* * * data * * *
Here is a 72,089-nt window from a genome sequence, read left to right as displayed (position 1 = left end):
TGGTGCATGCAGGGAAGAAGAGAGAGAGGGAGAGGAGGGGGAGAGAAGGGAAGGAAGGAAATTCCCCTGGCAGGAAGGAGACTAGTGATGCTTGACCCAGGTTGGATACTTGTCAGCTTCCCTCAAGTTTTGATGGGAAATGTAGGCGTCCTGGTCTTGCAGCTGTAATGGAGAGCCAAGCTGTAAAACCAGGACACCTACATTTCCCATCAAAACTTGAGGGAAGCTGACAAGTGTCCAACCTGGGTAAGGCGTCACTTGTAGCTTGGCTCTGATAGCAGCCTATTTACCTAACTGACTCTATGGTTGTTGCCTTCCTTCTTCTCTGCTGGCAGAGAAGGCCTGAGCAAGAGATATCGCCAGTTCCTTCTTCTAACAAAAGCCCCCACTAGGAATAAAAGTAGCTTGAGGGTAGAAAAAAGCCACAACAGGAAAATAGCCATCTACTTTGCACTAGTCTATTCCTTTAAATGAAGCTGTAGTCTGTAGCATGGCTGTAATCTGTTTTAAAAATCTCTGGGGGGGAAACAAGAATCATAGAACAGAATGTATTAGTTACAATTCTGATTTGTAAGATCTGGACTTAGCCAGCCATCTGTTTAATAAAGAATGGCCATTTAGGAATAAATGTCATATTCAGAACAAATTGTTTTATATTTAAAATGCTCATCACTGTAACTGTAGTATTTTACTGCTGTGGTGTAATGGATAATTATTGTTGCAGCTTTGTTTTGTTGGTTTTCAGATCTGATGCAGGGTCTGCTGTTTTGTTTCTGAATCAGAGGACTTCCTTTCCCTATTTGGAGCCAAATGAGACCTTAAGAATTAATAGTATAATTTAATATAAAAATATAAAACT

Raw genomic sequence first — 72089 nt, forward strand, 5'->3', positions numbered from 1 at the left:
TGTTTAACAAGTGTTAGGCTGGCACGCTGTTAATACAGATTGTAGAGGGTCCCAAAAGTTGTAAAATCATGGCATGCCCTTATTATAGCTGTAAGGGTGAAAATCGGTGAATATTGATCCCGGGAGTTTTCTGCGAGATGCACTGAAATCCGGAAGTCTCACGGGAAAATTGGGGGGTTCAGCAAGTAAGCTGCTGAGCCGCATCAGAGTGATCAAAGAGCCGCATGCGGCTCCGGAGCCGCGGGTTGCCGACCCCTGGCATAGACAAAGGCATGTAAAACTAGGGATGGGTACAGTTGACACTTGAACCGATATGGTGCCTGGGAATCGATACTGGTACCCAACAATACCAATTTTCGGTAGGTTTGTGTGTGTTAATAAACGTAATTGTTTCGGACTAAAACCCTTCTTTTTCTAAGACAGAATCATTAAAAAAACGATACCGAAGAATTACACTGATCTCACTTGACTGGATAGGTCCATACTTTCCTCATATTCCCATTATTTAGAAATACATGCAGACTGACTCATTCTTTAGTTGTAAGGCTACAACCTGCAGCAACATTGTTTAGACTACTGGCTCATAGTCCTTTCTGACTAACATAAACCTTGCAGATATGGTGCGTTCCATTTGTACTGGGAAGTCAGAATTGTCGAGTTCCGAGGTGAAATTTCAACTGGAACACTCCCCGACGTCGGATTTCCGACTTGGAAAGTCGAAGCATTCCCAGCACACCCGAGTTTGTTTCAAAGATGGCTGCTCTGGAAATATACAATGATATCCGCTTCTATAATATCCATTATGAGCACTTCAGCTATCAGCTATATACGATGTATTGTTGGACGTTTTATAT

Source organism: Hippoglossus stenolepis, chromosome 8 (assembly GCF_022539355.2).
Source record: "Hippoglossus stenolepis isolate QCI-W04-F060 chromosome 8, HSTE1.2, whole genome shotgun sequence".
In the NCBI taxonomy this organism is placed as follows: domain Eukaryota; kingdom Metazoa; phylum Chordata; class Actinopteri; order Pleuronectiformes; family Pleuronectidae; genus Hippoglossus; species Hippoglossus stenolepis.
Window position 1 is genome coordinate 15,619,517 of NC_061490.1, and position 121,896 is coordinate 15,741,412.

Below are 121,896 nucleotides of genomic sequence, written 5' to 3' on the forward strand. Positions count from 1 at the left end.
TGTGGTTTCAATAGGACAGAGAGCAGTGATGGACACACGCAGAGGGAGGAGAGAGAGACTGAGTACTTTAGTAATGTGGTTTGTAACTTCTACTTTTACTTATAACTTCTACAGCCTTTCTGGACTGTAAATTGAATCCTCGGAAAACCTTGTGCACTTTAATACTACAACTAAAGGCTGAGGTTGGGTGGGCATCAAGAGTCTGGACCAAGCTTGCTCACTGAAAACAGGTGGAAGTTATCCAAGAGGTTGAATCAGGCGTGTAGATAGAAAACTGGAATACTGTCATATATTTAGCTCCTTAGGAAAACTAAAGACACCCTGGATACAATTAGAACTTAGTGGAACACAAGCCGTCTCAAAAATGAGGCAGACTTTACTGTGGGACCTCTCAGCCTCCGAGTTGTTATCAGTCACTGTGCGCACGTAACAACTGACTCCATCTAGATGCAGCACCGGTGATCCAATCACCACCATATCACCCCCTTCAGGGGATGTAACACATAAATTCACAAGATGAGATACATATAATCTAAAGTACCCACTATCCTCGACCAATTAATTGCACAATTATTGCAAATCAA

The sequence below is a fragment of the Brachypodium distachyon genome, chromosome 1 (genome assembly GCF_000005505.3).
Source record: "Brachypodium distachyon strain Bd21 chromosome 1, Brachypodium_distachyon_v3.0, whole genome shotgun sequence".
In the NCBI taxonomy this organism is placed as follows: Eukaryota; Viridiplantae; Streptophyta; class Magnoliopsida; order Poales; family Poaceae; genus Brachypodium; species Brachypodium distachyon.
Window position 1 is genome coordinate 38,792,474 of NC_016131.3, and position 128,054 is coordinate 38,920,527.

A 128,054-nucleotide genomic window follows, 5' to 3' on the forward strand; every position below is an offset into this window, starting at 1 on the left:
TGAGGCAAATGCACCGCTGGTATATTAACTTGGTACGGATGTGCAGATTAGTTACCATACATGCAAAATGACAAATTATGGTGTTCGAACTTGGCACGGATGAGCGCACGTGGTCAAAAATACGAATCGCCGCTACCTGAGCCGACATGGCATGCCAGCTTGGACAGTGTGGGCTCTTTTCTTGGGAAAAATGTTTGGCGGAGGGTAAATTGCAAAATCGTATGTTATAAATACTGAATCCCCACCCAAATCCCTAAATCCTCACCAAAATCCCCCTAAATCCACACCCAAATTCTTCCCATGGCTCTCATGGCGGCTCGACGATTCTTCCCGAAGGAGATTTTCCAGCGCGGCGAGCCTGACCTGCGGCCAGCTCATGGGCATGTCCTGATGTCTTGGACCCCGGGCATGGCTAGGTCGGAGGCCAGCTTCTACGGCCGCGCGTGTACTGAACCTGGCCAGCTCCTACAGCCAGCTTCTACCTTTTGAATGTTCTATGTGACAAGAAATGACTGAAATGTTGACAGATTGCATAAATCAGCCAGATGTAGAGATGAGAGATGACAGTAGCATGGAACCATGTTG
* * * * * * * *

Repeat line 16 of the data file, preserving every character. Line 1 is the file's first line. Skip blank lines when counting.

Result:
TGAGGCAAATGCACCGCTGGTATATTAACTTGGTACGGATGTGCAGATTAGTTACCATACATGCAAAATGACAAATTATGGTGTTCGAACTTGGCACGGATGAGCGCACGTGGTCAAAAATACGAATCGCCGCTACCTGAGCCGACATGGCATGCCAGCTTGGACAGTGTGGGCTCTTTTCTTGGGAAAAATGTTTGGCGGAGGGTAAATTGCAAAATCGTATGTTATAAATACTGAATCCCCACCCAAATCCCTAAATCCTCACCAAAATCCCCCTAAATCCACACCCAAATTCTTCCCATGGCTCTCATGGCGGCTCGACGATTCTTCCCGAAGGAGATTTTCCAGCGCGGCGAGCCTGACCTGCGGCCAGCTCATGGGCATGTCCTGATGTCTTGGACCCCGGGCATGGCTAGGTCGGAGGCCAGCTTCTACGGCCGCGCGTGTACTGAACCTGGCCAGCTCCTACAGCCAGCTTCTACCTTTTGAATGTTCTATGTGACAAGAAATGACTGAAATGTTGACAGATTGCATAAATCAGCCAGATGTAGAGATGAGAGATGACAGTAGCATGGAACCATGTTG